It’s hard to overstate how amazing the food scene is in Midcoast Maine right now. I know that this is no revolutionary breakthrough. Restaurants like Primo and Long Grain are garnering not just regional, but national attention, and it seems like every weekend, one hears of a new mouth-watering destination between Bath and Belfast. Maybe it’s just the narrow mentality that Portland is Maine’s go-to foodie mecca, or the somewhat mistaken notion that the population of any single town in the region couldn’t possibly support all of these fantastic eateries, but no matter how much we psych ourselves up for a Midcoast meal, it always seems to exceed our lofty expectations. Last weekend, our dinner at Suzuki’s Sushi Bar in Rockland turned out to be another fine example in this case study of Midcoast foodie excellence, but to really show just how popular the food scene is in the area, it might help to start our story an hour south in Wiscasset.
Thinking that a pre-tourist-season winter trip to have an abnormally early dinner in a town with a population of around 8,000 would be a cake walk, Meredith and I started our Saturday with a stop at her mother’s farm in Wiscasset. After a hike with Orvis, a late lunch from Treats by the water, and some leisurely antiquing, we stopped into our favorite store in town, Rock Paper Scissors, to lose track of time browsing and talking to the shop owner Erica. When Meredith mentioned our plans for the evening, Erica shared just how much she loves Suzuki’s and how amazing the meal would be. She also suggested that we make reservations, which surprised the two of us. None the less, we got back to the house, decided to play it safe, and picked up the phone. It’s a good thing we did, because the only open time for a table of two that evening was right at 5, and without a reservation we would’ve been just another one of the couples we watched that evening go elsewhere when faced with the hour long wait!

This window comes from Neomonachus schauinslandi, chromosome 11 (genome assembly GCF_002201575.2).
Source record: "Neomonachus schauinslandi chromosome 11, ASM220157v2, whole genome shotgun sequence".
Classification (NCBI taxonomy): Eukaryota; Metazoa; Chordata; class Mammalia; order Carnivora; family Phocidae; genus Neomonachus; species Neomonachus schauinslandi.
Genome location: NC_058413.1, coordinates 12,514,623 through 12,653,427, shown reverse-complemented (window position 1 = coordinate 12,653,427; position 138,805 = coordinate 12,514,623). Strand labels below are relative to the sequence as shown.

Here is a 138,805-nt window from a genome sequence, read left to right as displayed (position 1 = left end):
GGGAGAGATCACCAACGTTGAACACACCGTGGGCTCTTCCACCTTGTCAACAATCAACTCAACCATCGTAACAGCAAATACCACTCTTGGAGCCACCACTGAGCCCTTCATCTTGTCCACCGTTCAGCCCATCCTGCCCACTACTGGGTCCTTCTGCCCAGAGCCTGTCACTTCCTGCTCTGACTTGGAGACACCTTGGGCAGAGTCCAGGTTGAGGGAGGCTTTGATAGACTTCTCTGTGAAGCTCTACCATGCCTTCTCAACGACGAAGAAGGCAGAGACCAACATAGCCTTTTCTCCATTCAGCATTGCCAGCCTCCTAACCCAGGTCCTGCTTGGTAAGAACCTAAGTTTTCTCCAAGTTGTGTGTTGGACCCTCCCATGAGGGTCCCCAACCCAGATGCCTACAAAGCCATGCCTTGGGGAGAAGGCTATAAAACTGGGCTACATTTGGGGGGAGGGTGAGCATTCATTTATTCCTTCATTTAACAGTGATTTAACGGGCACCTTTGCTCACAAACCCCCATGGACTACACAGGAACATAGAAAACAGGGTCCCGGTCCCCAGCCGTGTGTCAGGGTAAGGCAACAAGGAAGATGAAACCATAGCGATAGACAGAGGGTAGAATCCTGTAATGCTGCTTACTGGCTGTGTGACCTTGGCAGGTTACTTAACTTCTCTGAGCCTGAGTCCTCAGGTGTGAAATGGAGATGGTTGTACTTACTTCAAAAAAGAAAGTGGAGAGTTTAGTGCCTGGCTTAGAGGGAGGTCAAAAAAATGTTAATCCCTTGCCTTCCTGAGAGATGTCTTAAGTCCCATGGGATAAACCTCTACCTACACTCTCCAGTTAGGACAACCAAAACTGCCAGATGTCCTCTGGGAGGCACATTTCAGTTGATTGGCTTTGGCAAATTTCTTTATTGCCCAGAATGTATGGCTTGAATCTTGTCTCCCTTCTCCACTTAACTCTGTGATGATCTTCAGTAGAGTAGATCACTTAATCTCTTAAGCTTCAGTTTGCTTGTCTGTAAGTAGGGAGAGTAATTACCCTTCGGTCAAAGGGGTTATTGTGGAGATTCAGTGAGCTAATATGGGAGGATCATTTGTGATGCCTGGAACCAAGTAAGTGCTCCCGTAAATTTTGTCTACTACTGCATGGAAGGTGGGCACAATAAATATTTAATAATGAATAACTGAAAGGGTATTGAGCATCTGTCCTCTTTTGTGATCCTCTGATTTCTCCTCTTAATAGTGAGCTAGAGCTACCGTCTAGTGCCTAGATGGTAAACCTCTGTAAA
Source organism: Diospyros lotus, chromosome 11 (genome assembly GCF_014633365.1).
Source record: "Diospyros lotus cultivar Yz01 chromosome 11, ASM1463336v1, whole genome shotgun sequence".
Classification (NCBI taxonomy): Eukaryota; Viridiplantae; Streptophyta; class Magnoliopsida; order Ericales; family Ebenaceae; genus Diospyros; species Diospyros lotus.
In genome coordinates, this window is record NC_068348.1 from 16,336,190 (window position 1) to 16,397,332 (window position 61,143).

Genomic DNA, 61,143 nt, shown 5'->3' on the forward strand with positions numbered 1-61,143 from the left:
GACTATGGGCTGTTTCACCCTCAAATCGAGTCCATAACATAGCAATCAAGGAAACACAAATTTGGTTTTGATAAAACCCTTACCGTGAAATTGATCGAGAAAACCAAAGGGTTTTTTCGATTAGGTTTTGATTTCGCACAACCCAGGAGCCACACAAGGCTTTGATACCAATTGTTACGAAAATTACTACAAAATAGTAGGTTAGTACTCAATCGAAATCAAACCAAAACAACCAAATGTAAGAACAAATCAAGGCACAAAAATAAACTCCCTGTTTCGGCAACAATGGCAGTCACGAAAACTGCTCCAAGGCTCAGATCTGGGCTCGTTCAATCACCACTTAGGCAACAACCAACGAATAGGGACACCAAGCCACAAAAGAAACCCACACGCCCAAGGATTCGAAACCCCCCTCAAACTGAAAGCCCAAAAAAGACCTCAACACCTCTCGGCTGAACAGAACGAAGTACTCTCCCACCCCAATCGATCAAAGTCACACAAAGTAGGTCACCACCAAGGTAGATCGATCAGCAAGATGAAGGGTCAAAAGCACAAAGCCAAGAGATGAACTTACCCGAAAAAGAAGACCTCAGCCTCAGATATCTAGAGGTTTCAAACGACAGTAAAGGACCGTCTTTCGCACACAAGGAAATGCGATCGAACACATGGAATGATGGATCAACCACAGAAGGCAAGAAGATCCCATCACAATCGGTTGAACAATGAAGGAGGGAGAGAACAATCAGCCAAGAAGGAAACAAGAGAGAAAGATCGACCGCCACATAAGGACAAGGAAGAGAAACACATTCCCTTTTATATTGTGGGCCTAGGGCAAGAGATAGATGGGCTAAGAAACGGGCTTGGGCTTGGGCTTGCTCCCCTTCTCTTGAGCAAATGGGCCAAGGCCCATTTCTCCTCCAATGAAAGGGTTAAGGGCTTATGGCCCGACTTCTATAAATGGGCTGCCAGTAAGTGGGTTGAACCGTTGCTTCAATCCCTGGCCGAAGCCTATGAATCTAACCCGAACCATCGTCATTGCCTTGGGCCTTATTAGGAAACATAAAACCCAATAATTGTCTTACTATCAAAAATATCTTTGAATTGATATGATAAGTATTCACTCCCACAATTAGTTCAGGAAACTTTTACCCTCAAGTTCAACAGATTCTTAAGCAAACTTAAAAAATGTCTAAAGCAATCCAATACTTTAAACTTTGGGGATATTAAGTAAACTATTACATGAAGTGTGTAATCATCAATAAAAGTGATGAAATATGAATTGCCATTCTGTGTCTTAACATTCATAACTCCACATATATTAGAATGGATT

Armed with our reservation, Meredith and I made the trip north to Rockland (an easy drive up Route 1), and were quickly seated with a view of the room and the sushi counter. Although we’re big fans of sushi back home, we somewhat bashfully stick to a few of the more common rolls when we’re ordering takeout for lunch. Since we’d made the trip two hours north for this particular sushi however, we figured that this would never suffice, and faced with a plethora of delicious looking options we did what any smart person would – we let someone else do the picking for us. We both ordered the traditional assortment of seven kinds of nigiri and one tekka roll (a pretty great deal for $23), and proceeded to partake in some of the absolute freshest and most delicious sushi that either of us had ever had. The assortment consisted of tuna, yellowtail, halibut with shiso, shrimp, local diver scallops, salmon, and crab nigiri. Tuna has always been one of my favorites, but the halibut with shiso absolutely blew me away, and the diver scallops were simply perfect. Meredith and I demolished our meals and then spent the next 15 minutes reliving how amazing every last bite was.
If we’re smart, one day Meredith and I will figure out a way to either write-off or subsidize our meals and travels, but until that day all the miles, time, and money spent in many repeated trips to Midcoast Maine will just have to be a worthwhile investment towards the continual happiness of our bellies.